A staple in the West Village since the 1970’s, “Pasticceria Rocco” has been passing down old-world traditions into their baked goods for decades before that. This family-owned Italian bakery/ cafe still fills cannolis with their sweet ricotta cream per order, and outputs hundreds of cookies and cakes on a daily basis. Admittedly, I had not set foot into this place in a long time for no better reason than I was getting high and mighty on all of the other more trendy places in the area. It’s a rough area to be an old school Italian bakery in.
I did manage to walk into the place, and had planned on doing a review of some multi-colored biscotti that sat by the front counter, but then something else caught my eye.
Suspended in mid-air by a cooling rack was a long tray of freshly-made focaccia bread, glowing like a lighthouse in the dark. Don’t fret, trusty reader, I still bought those biscotti, but this review just turned into a focaccia story.
After being offered a seat and a glass of water, it turned out that I was dining in with my snack. A slice of focaccia costs around $3, and being a crust-lover, I ordered the thickest end piece I could find. Politely served with a knife and fork, I gave up on pleasantries early on and attacked it with my hand-to-mouth Kung Fu style.
Topped with thick slices of fresh tomatoes and aromatic basil, along with generous slabs of a very fresh mozzarella melted on top. The juiciness of the tomatoes trickled onto the gentle curves of the baked dough bubbles on top, with the saltiness of the cheese merging into a focaccia that tasted like something in a dream.
Marvel at the crust on this slice, with shiny golden nuggets of oil embedded into the crust to give it a silky texture. It’s a firm and powerful crust that could handle more weight on top and would make for an amazing Sicilian style pizza, if it wanted to be that. It practically already resembled a pizza more than most other focaccia breads that I had seen, and it could easily be repurposed into that, but it somehow kept itself on that thin line between the two Italian fares.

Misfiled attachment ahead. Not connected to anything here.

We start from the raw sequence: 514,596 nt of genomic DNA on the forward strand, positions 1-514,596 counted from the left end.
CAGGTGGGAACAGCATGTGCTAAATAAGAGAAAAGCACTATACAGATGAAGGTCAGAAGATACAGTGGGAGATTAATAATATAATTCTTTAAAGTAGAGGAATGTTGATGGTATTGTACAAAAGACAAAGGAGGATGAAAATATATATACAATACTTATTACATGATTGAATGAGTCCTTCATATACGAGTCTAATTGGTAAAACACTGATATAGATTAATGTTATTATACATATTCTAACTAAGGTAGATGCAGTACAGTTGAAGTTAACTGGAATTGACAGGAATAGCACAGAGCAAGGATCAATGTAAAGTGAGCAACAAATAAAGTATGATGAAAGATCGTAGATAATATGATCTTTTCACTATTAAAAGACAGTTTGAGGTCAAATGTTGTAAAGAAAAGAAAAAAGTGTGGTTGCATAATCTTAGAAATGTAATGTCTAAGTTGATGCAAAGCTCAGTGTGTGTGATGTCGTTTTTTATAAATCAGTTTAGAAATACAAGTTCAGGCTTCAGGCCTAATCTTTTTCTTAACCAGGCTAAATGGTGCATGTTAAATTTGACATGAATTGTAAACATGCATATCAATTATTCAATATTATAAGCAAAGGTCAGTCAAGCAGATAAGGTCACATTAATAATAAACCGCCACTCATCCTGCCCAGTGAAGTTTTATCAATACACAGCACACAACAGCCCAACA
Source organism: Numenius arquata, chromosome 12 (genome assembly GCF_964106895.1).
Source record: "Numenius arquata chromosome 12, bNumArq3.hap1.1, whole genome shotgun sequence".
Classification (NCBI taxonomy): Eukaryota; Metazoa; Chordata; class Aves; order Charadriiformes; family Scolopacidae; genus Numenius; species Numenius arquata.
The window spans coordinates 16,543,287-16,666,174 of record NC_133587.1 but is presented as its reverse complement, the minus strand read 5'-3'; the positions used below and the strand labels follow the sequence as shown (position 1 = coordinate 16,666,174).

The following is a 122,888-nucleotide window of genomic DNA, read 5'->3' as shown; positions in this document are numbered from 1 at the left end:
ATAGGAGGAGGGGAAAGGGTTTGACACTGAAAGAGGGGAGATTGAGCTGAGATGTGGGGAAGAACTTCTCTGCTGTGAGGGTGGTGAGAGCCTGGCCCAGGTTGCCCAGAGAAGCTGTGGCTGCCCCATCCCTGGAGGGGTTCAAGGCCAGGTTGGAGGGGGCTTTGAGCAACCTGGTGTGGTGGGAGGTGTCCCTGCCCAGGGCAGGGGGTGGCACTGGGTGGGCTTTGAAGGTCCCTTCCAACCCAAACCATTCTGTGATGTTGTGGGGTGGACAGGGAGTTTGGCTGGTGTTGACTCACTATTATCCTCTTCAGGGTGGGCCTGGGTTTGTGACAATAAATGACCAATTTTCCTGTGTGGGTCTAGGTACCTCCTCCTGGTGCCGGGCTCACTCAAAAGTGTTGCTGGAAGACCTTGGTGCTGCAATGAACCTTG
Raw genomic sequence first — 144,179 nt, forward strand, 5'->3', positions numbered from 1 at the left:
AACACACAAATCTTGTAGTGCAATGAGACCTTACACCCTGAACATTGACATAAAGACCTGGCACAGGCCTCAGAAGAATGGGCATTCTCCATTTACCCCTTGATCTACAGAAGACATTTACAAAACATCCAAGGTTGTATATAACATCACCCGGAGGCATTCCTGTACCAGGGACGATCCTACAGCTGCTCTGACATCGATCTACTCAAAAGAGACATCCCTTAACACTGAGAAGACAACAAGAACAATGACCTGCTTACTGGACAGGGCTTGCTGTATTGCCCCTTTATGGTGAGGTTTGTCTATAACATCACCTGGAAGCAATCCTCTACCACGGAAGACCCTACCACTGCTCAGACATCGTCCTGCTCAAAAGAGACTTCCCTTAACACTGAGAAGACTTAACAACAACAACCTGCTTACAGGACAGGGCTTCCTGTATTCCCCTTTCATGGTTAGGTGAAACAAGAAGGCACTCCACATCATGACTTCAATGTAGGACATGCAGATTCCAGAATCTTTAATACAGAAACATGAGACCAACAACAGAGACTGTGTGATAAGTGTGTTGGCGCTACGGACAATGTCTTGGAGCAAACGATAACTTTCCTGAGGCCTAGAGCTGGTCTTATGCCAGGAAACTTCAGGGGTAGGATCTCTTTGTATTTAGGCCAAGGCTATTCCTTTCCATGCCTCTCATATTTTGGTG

Inside and out, it’s a gorgeous slice of focaccia with huge flavor that I fell in love with at first sight. It did not disappoint, and as I wrote my notes for this review, I sat there beaming in focaccia bliss and wishing I had another.
There are many Italian bakeries that I go to that offer their versions of pizza or focaccia, and while they usually have excellent dough, it’s the cheese and their weak attempts at sauce that tend to drop it down a few points. However, with Rocco making focaccia instead of pizza and utilizing the great fresh produce that is within blocks of them (chances are the cheese comes from Murray’s directly across the street), all of the elements come together harmoniously into a slice of bread that is not pizza, but is on par with the dozen pizzerias that dot around neighboring streets.
This was an amazing slice of focaccia that I was not expecting to find in a bakery. I came to Rocco with plans of eating biscotti and tiramisu’s, and I left with pizza breath. Lucky for you, I have had pastries from Rocco before and they are just as great as the focaccia, so that will be a review for another day. For now, get down there and try this baked bread for yourself!
Pasticceria Rocco is located on 243 Bleecker Street between Carmine St. & Leroy St. in downtown Manhattan. Head to their website for more info on them.